[0067] The statistical analysis on the DOP can be done in different ways: for example, the analysis could look at the rate of change, the frequency content, the width of the autocorrelation function; or at the difference between the DOPs, the ratios between the DOPs, and so on.

[0068] Each of these methods will give relevant information that will allow a user to detect the occurrence of long coupling length h. An example of a possible analysis is to perform the calculation of the width of the autocorrelation function on one of the DOP measurements (the width, called hDOP, is being defined as the distance needed for the autocorrelation function to drop to 1/e2 of its maximum value). The higher the value of h in the fiber, the higher will be hDOP. Ideally this measurement would be performed on the three DOP measurements and would be averaged.

[0069] When the measurement is taken for two P-OTDR source SOPs, the two measurement of hDOP can be averaged.

[0070] Another possibility is to combine the two DOP signatures to generate a composite signal that can be further analyzed. The most obvious composite signal is the difference, ΔDOP, between the two DOP signatures, but other composite signals are possible (for example the arctangent of the ratio between the two DOP signatures).

[0071] Simple threshold rules can be applied to hDOP in order to classify fibers as having short coupling length h (50 m or less) or long coupling length h (more than 50 m). The optimum threshold value depends upon the spatial resolution of the P-OTDR. For example, with a P-OTDR acquisition taken with pulses of 100 ns total width, the threshold for detection of long coupling length h typically would be set around 75 m in order to detect fibers with coupling length h>100 m. The classification rules may be very simple and use only one threshold level, or more complex and use multiple threshold levels to classify between short, medium, long, super-long etc. values of h.

[0072] This classification can be used to identify the risk of high PMD. When hDOP is above threshold, h is long and there is a high risk of high PMD. Conversely, when hDOP is below threshold, the risk of high PMD is low. The value of PMD cannot be known precisely since only the value of h is measured; the birefringence is still unknown. However, the occurrence of a large value of h has been shown to occur in most of those fibers that exhibit very high-PMD values. Consequently, detection of the occurrence of long h should be sufficient to detect most of the high-PMD sections of a link.

[0073] Various modifications to the above-described embodiment may be made without departing from the scope of the present invention. For example, if only two source SOPs are required, the polarizer 24 can be fixed. Moreover, if the laser source 10 is pigtailed with a polarization maintaining fiber (PMF), the polarizer 24 can be omitted as the SOP at the input of the quarter-wave plate 26 will already be linear (assuming a good polarization extinction ratio in the PMF fiber).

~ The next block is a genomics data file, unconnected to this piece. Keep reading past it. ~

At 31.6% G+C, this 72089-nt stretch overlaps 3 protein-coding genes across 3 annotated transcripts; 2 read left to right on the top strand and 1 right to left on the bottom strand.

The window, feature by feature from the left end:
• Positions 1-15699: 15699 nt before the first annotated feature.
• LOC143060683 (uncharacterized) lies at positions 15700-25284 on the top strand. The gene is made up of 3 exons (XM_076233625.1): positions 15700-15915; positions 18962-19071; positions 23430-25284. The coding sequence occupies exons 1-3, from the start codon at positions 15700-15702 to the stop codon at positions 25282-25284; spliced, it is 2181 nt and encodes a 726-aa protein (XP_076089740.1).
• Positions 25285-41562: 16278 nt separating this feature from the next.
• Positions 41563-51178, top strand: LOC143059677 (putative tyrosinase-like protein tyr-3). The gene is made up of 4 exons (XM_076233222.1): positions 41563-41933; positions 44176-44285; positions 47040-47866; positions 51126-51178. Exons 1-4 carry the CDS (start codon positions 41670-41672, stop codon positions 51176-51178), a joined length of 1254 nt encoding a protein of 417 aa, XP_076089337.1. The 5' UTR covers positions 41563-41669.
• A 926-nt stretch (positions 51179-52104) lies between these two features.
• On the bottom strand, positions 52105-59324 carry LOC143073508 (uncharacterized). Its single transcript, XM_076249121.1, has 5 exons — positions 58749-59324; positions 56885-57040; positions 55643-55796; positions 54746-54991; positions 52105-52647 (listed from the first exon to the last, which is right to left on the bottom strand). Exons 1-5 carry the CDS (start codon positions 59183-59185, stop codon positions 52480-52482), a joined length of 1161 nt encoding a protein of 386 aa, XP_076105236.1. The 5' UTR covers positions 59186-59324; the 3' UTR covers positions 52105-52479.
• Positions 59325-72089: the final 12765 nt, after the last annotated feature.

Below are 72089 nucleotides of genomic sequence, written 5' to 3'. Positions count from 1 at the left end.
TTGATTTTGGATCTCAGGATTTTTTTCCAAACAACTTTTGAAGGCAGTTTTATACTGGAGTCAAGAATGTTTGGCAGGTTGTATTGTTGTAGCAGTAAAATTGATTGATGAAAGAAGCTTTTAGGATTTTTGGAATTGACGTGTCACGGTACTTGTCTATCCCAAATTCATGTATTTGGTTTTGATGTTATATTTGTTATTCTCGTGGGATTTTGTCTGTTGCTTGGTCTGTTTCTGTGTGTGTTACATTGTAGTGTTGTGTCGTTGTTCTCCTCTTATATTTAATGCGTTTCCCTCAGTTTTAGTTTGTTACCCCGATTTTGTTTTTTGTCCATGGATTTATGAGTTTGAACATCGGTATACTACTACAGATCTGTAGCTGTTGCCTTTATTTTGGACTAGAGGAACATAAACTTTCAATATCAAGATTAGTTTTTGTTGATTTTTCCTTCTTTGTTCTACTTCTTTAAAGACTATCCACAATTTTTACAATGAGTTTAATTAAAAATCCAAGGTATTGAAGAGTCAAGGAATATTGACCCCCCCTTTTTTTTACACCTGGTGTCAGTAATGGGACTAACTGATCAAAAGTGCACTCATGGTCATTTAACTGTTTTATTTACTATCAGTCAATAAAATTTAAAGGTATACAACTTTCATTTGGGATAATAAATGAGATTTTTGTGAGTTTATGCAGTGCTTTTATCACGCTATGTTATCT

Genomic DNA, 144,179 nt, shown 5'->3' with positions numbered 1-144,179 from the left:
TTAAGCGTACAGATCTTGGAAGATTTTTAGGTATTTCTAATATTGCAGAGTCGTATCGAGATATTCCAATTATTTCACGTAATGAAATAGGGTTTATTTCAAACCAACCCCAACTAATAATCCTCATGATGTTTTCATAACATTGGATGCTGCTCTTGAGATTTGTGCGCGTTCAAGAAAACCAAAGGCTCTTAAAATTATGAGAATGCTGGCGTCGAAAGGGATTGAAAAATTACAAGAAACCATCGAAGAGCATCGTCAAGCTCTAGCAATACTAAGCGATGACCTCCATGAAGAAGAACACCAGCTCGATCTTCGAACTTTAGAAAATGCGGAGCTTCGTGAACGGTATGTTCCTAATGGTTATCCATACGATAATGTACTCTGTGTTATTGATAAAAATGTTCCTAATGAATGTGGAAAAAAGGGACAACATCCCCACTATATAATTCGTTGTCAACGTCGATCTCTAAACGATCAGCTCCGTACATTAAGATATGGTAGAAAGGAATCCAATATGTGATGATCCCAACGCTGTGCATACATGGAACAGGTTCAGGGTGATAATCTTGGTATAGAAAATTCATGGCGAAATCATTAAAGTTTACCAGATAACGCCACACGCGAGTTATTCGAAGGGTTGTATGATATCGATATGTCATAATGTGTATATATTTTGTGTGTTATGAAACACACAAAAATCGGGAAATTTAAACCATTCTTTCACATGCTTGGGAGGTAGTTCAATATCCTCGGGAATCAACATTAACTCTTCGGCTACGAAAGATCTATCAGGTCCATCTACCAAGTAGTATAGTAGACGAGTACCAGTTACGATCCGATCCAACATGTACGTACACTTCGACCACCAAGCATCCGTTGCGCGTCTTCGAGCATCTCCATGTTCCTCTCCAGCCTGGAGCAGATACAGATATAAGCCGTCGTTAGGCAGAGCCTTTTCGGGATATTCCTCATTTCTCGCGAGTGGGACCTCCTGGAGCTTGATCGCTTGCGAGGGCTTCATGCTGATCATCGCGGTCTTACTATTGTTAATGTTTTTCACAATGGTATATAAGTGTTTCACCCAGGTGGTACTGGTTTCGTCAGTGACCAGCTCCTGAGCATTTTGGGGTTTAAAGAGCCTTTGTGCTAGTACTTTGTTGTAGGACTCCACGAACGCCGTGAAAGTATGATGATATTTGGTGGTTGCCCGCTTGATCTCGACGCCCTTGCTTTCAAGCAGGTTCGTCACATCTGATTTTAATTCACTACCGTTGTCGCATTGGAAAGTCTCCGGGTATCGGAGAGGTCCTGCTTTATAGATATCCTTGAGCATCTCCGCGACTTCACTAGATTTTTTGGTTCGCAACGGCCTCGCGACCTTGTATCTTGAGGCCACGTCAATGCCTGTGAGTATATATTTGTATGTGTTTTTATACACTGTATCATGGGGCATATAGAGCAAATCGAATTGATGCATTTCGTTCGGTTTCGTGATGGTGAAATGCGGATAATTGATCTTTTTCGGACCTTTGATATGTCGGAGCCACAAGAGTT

[0074] In the latter case, calibration of the orientation of the quarter-wave plate 26 relative to the PMF axis may be appropriate. For example, if a linear SOP and a circular SOP are to be generated, the quarter-wave plate 26 must be aligned with the axis of the PMF and disposed at 45 degrees relative to the axis of the PMF, respectively.

[0075] This particular calibration is not absolutely essential. Any two positions of the quarter-wave plate 26 that are separated by 45 degrees will generate two orthogonal states on the Poincare sphere (but not necessarily linear and circular). Indeed, the SOPs need not be orthogonal, though it is envisaged that they must be widely spaced relative to each other.

[0076] Examples of the many alternatives for the components of the P-OTDR equipment shown in FIG. 1 are listed in the above-mentioned U.S. Pat. No.6,229,599, which is incorporated herein by reference. Thus, the source means may be a semiconductor laser diode, a solid state laser, or a gas laser, with a wavelength bandwidth preferably less than 0.1 nanometers and a peak power preferably greater than one milliwatt. The source means may include optical amplifiers, which may take the form of semiconductor or optical fiber amplifiers. The source means may also include means for defining a specific state of polarization of the light emitted. The light emitted by the source means may be any electromagnetic radiation at wavelengths appropriate for the measurements being made and the optical fiber under test. Preferably, the wavelength of the source means is in the range of approximately 1100 nanometers to 1800 nanometers. The polarization-independent branching means may include one or more bulk-optic components, such as non-polarizing beam-splitters, or may include one or more optical fiber components, such as directional fiber couplers or optical fiber circulators. In addition, the polarization-independent coupler means may include an active element such as an acousto-optic deflector.